Pros & Cons of Bottled Water vs. Tap Water

Bottled water is a popular beverage around the world, and consumption has grown steadily in recent years. Despite its popularity, however, bottled water is not without controversy. The type of water people consume has environmental, social, financial and health impacts. The debate between tap water and bottled water highlights the many pros and cons of each.

  1. Health

    • Bottled water is often touted as a healthy consumer choice, especially compared to sodas, juices and sugary drinks that are typically its main competition. Clever marketing by the bottled water industry has also contributed to the public perception that bottled water is cleaner and healthier than tap water. However, municipal tap water is regulated by the U.S. Environmental Protection Agency (EPA) and various state agencies, requiring cities to filter and disinfect it according to strict standards. Bottled water, on the other hand, is considered a packaged food and therefore regulated by the Food and Drug Administration (FDA). The FDA’s quality standards do not require the same stringent disinfection and testing mandated by the EPA for tap water. Furthermore, bottled water does not contain fluoride for cavity prevention as most tap water does.

    Convenience

    • One important reason consumers choose bottled water over tap water is convenience. Bottled water is packaged in lightweight plastic containers that are significantly less weighty than reusable metal or plastic bottles. Consumers can purchase bottled water when they are ready to consume it and then discard the bottle immediately afterward, thereby eliminating the need to carry it around. Bottled water is also readily available from public vendors such as restaurants, convenience stores, gift shops, vending machines, newsstands and street carts, while drinking fountains or public taps are not always available or working properly.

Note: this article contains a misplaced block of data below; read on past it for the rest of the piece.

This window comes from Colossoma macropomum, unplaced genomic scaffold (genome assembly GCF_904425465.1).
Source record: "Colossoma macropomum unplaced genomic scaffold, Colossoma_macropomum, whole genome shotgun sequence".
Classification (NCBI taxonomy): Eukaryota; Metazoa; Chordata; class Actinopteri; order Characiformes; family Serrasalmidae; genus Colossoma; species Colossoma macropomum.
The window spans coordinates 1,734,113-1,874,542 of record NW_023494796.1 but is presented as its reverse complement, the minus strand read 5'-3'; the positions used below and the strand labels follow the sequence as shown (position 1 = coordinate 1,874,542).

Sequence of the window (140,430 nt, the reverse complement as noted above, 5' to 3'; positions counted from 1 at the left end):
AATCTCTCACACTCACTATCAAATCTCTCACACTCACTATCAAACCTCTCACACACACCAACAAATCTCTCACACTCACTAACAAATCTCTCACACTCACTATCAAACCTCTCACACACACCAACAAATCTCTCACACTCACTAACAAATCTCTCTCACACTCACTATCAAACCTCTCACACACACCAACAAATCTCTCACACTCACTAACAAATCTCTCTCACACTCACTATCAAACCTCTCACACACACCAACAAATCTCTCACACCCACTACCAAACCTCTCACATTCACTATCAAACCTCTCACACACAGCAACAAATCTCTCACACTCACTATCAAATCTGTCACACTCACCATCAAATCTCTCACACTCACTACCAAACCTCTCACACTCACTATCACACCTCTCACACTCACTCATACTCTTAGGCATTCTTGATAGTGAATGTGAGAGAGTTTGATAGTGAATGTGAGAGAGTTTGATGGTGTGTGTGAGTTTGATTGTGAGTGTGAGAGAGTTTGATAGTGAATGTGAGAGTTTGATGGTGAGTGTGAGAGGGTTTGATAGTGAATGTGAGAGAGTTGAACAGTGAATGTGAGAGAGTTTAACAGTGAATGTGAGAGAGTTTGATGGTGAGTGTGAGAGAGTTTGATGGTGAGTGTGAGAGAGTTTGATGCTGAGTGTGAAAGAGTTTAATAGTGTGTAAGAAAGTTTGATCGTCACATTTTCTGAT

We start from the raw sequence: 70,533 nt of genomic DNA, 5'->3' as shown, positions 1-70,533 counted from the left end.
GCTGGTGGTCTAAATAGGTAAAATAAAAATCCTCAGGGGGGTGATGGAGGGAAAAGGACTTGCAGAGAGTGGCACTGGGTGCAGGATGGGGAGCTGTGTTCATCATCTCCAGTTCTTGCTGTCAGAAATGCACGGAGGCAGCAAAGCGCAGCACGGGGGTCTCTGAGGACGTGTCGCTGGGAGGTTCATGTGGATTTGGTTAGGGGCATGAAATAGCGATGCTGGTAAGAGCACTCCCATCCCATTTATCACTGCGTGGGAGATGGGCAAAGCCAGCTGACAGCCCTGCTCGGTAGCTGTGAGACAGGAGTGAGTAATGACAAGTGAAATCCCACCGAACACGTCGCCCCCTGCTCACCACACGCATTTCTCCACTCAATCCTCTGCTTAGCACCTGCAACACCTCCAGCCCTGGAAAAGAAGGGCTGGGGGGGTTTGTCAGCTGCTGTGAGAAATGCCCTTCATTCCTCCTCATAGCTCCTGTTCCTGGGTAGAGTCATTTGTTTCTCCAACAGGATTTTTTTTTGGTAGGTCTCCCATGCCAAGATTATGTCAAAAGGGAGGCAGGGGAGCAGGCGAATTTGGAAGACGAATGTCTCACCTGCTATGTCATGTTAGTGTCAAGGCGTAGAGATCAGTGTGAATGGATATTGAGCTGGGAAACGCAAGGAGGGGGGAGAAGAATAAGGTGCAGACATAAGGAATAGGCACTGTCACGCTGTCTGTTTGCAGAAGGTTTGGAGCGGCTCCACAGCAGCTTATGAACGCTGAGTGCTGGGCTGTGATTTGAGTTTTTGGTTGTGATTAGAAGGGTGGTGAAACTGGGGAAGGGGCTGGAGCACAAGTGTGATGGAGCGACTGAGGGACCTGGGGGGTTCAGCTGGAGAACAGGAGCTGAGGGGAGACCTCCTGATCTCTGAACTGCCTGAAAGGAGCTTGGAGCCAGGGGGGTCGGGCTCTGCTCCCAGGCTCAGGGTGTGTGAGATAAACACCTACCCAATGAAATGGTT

Environmental Impact

    • The main advantage of tap water is that it uses no packaging. Manufacturing plastic water bottles requires 1.5 million barrels of oil annually in the U.S. alone, according to the University of Iowa Extension. Additional fuel is needed to transport bottles to stores, restaurants and other points of sale. Although manufacturers have begun to design bottles that use less plastic, bottled water still requires a significant amount of plastic packaging. Fortunately, plastic water bottles are fully recyclable, which helps reduce the impact they have on the environment. Recycled bottles can be transformed into carpets, textiles, furniture and new bottles. The reality, however, is that only a small percentage end up getting recycled. Most bottles end up in landfills or in the ocean, where they can threaten the health of marine life.

    Cost

    • Bottled water can be an affordable option compared to other prepared beverages. However, it is far more expensive than tap water—as much as 10,000 times more, according to the Earth Policy Institute. This cost calculates to several times more per gallon than for gasoline. Water from public taps and drinking fountains, on the other hand, is free to the public, and residential rates are relatively low. Even in areas where water rates are increasingly expensive, tap water would have to go a long way before catching up to commercial bottled water in cost.

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